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#1 CygnuS

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Posted 29 April 2013 - 06:13 PM

The latest (June) Astronomy magazine has a title "Historic Russian Meteorite Fall." I know I'm splitting hairs here but is this correct? It isn't called a meteorite until it hits the ground. That means that a meteorite can't fall unless you drop it. Shouldn't the title be "Historic Russian Meteor Fall."?

#2 bob71741

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Posted 29 April 2013 - 07:27 PM

In my opinion, the title is correct in its context; meteorites did fall.

If the title was ...the meteorite lit up the sky, then that is obviously incorrect, and I believe that is the most incorrect usage that we usually see/hear. Another common one is; did you see the meteorite last night?

#3 oblako

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Posted 29 April 2013 - 08:14 PM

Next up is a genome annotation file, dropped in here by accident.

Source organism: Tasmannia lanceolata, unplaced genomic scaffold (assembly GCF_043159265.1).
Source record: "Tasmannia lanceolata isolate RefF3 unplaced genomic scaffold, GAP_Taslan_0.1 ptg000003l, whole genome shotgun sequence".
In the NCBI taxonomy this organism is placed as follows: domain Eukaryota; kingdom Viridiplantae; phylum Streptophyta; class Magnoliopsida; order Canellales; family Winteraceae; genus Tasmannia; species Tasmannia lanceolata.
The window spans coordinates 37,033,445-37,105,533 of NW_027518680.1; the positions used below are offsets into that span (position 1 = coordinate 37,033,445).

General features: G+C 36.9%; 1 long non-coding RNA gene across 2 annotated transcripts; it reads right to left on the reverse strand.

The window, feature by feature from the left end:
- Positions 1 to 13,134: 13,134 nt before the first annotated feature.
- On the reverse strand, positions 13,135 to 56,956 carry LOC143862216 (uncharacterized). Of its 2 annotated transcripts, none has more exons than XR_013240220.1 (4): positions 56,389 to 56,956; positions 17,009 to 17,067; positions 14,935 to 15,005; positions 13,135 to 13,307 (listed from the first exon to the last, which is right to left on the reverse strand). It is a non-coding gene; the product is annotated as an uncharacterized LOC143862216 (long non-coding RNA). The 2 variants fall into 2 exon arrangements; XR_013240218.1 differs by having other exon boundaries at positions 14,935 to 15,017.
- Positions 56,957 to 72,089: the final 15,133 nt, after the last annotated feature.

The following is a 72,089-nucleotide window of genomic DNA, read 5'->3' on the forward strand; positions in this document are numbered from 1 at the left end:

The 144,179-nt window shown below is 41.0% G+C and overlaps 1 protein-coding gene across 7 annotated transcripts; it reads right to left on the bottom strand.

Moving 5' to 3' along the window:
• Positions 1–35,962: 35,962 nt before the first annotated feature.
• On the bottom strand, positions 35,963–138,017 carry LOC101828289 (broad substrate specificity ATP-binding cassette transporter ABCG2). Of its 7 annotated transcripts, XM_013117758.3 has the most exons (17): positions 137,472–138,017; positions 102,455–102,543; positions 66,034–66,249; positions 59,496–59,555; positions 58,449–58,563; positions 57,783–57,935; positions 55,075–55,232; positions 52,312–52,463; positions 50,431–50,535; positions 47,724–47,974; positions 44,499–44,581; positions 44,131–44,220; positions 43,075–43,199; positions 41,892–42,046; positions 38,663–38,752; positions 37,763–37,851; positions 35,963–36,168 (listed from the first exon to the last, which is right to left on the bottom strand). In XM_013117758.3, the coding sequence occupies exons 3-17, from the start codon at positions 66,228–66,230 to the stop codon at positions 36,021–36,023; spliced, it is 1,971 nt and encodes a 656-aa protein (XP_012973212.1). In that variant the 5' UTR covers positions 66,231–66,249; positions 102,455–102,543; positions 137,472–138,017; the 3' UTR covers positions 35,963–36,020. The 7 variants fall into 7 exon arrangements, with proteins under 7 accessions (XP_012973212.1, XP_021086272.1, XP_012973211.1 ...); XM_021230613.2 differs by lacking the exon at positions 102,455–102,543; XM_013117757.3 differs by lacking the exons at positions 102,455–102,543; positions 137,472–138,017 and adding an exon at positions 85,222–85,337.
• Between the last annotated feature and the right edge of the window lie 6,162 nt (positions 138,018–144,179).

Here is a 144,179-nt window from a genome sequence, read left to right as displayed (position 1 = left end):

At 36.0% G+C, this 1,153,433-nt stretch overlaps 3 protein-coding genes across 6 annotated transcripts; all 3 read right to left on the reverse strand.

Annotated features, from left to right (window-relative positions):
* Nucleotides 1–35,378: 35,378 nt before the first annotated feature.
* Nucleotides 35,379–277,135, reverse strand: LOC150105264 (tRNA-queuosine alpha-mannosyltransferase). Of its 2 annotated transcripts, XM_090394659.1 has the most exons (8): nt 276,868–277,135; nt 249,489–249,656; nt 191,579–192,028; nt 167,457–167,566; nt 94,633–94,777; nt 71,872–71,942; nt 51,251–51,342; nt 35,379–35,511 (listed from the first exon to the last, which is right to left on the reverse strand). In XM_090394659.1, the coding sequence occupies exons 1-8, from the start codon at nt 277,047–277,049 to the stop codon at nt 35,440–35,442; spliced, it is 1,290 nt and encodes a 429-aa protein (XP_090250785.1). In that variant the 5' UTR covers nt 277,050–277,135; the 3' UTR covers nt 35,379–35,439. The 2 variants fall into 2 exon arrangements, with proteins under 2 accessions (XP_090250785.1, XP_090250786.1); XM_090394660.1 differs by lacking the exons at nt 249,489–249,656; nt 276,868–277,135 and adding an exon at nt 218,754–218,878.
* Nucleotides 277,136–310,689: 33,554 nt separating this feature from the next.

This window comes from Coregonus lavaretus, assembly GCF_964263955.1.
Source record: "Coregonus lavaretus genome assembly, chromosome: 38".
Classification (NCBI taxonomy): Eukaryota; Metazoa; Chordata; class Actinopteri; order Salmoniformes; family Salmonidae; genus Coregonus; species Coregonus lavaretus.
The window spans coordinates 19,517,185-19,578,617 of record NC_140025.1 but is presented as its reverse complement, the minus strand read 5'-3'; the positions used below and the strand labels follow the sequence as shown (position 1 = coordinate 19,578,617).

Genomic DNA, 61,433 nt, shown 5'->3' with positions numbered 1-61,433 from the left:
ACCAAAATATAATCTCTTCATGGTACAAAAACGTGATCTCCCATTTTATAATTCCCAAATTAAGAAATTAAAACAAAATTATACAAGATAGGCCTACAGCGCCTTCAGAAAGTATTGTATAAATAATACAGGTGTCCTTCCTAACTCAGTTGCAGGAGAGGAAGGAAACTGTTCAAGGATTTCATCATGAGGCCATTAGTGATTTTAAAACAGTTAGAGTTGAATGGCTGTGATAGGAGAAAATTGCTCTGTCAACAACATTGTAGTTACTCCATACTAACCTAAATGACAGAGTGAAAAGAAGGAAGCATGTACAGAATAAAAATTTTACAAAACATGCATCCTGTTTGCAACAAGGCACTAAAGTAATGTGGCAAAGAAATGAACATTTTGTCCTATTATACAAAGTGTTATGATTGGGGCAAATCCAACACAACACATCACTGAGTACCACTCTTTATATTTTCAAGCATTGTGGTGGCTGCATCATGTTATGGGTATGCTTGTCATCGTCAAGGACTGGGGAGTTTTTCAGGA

The latest (June) Astronomy magazine has a title "Historic Russian Meteorite Fall." I know I'm splitting hairs here but is this correct? It isn't called a meteorite until it hits the ground. That means that a meteorite can't fall unless you drop it. Shouldn't the title be "Historic Russian Meteor Fall."?

When we talk about meteors we say "meteor showers" and we do not say "meteor falls". Russian meteoroid exploded in the atmosphere and its peaces landed on the ground. So the article's name is correct. IMO the better name for the article would have been simply "Historic Russian Meteoroid" because IMO it is the meteoroid that made that meteorite fall historic, or should I say more historic? After all it was the meteoroid that exploded, creating the sonic wave that hurt more than a thousand. If there were no explosion, it would probably still have been a historic meteorite fall simply for its size, but dramatic explosion that made the meteor brighter than the sun was really something.